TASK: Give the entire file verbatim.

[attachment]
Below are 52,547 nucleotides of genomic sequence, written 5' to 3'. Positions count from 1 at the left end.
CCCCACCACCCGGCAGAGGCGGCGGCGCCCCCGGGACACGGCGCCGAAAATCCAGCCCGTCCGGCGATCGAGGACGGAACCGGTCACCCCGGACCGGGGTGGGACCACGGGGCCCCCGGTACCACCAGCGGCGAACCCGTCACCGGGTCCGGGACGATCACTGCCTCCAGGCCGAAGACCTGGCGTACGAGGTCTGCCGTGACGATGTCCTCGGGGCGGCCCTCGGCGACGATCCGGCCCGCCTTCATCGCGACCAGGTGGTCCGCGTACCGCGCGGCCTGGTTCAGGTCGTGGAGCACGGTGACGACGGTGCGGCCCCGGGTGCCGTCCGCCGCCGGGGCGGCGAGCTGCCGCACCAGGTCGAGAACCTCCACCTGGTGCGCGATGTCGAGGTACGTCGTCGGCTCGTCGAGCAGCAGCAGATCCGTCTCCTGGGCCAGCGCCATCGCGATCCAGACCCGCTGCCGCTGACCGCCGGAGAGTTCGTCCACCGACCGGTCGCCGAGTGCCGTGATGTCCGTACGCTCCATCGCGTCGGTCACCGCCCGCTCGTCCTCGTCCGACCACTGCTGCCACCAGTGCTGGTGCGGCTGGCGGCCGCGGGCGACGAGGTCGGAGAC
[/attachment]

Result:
Below are 52,547 nucleotides of genomic sequence, written 5' to 3'. Positions count from 1 at the left end.
CCCCACCACCCGGCAGAGGCGGCGGCGCCCCCGGGACACGGCGCCGAAAATCCAGCCCGTCCGGCGATCGAGGACGGAACCGGTCACCCCGGACCGGGGTGGGACCACGGGGCCCCCGGTACCACCAGCGGCGAACCCGTCACCGGGTCCGGGACGATCACTGCCTCCAGGCCGAAGACCTGGCGTACGAGGTCTGCCGTGACGATGTCCTCGGGGCGGCCCTCGGCGACGATCCGGCCCGCCTTCATCGCGACCAGGTGGTCCGCGTACCGCGCGGCCTGGTTCAGGTCGTGGAGCACGGTGACGACGGTGCGGCCCCGGGTGCCGTCCGCCGCCGGGGCGGCGAGCTGCCGCACCAGGTCGAGAACCTCCACCTGGTGCGCGATGTCGAGGTACGTCGTCGGCTCGTCGAGCAGCAGCAGATCCGTCTCCTGGGCCAGCGCCATCGCGATCCAGACCCGCTGCCGCTGACCGCCGGAGAGTTCGTCCACCGACCGGTCGCCGAGTGCCGTGATGTCCGTACGCTCCATCGCGTCGGTCACCGCCCGCTCGTCCTCGTCCGACCACTGCTGCCACCAGTGCTGGTGCGGCTGGCGGCCGCGGGCGACGAGGTCGGAGAC